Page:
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Matt Brown: ‘I could retire right now if I wanted to, I just love fighting’

One of the most difficult realities any mixed martial artist will face when it comes for a career to end is what exactly comes next.

While some fighters just can’t give up the thrill of competition because the sport is all they’ve ever known, others struggle financially once MMA is no longer paying the bills. For Matt Brown, he’s worked tirelessly outside the cage to ensure he’ll never have those issues whenever he finally decides it’s time to retire.

Ahead of his showdown against Dhiego Lima at UFC Vegas 29, Brown is getting ready for the fight in his own gym — Immortal Martial Arts in Columbus, Ohio — a facility he built from scratch that has now turned into a thriving facility for athletes of all ages from the Midwest. On any given day, Brown will be training alongside world class wrestlers, Brazilian jiu-jitsu practitioners and championship level kickboxers who will constantly push him to be better than he was when he stepped into the gym.

But beyond his own preparation, the 40-year-old welterweight veteran started his own business to ensure that he was always fighting for the right reasons.

“That was the whole point of building the gym and the coffee company, to have something for when I retire,” Brown explained when speaking to MMA Fighting. “Try to maximize my brand while I’m out there in the spotlight a lot.

“At this point, I could retire right now if I wanted to. I just love fighting. It’s actually kind of a relief knowing I could retire if I wanted but it feels so good to know that I’m fighting cause I want to, because I love it. Not because I have to.”

Brown has never been shy when describing his passion for fighting but unlike so many athletes creeping towards the end of a career, he’s not concerned about what the future holds for him.

In fact, Brown has openly admitted that he expects his coaching career to far exceed what he’s done in the cage and he’s already seeing those results in the young up and coming talent currently succeeding at his gym.

“That’s a coach’s job — to make a fighter better than they were,” Brown said. “That’s exactly what a coach’s job is. I definitely think I’ll be a better coach than fighter. We’ve got some real good talent right now. We’ve got some good guys coming up. Just in the last two months, we’ve won two amateur titles. These guys are about to go pro. We’ve got some real good talent. We have another guy that’s going to be fighting on the Contender Series in September, AJ Dobson, and as these guys get better and better, they’re going to require more time.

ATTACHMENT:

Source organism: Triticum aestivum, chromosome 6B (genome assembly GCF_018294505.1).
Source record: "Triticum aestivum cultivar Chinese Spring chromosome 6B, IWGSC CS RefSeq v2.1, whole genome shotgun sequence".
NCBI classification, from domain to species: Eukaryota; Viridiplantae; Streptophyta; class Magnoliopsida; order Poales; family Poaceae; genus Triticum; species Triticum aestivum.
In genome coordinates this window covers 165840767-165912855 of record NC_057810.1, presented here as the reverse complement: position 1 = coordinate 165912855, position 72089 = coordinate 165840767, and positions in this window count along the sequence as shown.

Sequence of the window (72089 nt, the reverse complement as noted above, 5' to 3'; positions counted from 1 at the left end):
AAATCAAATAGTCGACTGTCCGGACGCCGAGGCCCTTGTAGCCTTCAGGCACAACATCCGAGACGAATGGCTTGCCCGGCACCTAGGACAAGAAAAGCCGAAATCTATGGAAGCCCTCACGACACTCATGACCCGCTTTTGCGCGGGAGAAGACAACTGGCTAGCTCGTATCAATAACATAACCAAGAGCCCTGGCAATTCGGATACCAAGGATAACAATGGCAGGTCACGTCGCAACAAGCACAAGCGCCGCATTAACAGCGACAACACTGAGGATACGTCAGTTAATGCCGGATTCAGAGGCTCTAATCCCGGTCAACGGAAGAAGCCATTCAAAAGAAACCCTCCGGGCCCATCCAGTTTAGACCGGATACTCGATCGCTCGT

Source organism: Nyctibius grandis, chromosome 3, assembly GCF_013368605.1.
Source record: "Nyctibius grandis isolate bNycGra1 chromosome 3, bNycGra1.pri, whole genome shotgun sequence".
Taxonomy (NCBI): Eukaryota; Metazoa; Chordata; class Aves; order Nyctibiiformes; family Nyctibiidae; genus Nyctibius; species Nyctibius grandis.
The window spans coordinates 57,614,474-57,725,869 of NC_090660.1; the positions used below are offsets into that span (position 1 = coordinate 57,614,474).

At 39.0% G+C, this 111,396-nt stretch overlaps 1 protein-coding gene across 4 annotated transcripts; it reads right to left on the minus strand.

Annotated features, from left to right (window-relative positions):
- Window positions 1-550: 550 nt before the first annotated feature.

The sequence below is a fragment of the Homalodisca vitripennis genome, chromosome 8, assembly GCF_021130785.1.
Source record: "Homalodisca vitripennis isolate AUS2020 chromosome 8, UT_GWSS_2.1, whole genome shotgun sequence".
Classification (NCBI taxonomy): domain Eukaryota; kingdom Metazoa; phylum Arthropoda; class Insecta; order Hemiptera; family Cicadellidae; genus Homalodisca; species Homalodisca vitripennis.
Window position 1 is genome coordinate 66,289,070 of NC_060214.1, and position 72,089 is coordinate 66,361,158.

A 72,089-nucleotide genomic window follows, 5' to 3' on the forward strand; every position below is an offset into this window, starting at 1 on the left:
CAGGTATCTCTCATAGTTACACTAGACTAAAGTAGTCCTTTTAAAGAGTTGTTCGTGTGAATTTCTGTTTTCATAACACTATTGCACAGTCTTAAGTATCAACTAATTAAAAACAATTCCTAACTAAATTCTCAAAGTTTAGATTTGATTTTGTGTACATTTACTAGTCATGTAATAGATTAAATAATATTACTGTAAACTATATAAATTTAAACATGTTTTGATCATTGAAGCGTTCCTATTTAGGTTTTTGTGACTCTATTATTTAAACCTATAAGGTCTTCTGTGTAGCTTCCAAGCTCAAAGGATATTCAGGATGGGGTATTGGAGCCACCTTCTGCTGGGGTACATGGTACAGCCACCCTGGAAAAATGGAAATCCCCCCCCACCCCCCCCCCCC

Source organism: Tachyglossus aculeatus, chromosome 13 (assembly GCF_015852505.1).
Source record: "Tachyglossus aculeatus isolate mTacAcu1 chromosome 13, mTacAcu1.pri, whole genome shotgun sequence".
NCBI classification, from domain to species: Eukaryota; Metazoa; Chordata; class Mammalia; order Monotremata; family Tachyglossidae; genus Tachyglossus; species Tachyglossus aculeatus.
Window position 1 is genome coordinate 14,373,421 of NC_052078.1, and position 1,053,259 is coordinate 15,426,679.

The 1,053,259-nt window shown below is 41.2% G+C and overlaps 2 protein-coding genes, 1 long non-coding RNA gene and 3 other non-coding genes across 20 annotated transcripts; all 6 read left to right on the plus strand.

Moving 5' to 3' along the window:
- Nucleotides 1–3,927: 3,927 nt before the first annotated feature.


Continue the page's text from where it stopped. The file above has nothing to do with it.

“So that’s going to require more of my time. I think the transition will be natural over time but right now I’m focused on my fight and what I’m doing.”

While the outside ventures like his gym and the coffee company are what he’ll spend years focusing on once fighting is over, Brown is still more than committed to his career inside the cage right now and he believes there’s still plenty more to come.

“I’ve lost my last two but I still feel like I’m out there performing well,” Brown said. “I’ve got a lot left to prove. I think I have a lot left in my tank. I think there’s a lot I can still do in the sport. It’s like it’s the never ending mystery, trying to put everything together so you perform on that night. That’s what I’m trying to do.

“I’m trying to get more experience and trying to motivate the next generation that I’m going to help start coaching. Show them, inspire them and show them you can do this too. I’m just a person who works harder than everyone else. Of course, I’ve got some gifts, some genetic gifts and some special things about me but you can have those things, too. There within yourself. You can go out there and do this if you really want.”

This weekend, Brown will be taking on a familiar face in Lima, who he’s actually trained alongside in the past not to mention coaching against him during a previous season of The Ultimate Fighter.

“Me and Dhiego know each other,” Brown said. “I fought his brother, I coached him on The Ultimate Fighter so we know a little bit about each other, we know each other’s style. I mean obviously tons of tape on me, everyone knows what I’m going to do, my tendencies and everything. I know Dhiego pretty well. We trained together a little bit so we’ve felt each other’s bodies before. We know our strengths a little bit. I coached against him when I was with Jesse Taylor. I coached Jesse through that whole camp to fight Dhiego.

“I don’t think there’s no secrets in this fight. There’s no ‘I wonder what he’s going to do.’ We know each other and we know what we’re both bringing to the table so we’re both going to go out there and I think it will be a great show.

If that wasn’t enough, Brown also holds a second-round TKO victory over Douglas Lima — a former Bellator welterweight champion and Dhiego’s older brother — and that always adds a little extra to the story that’s about to unfold in the cage.

“I’m real excited for this one and I know he’s going to be looking to get revenge for his brother,” Brown said. “I don’t know if that’s a motivation for him but it’s gotta be a little bit in the back of his brain. You want to get that one back for him.

“I’m sure his brother’s feeling that way like ‘get that one back for me.’ So I expect him to come out ready.”

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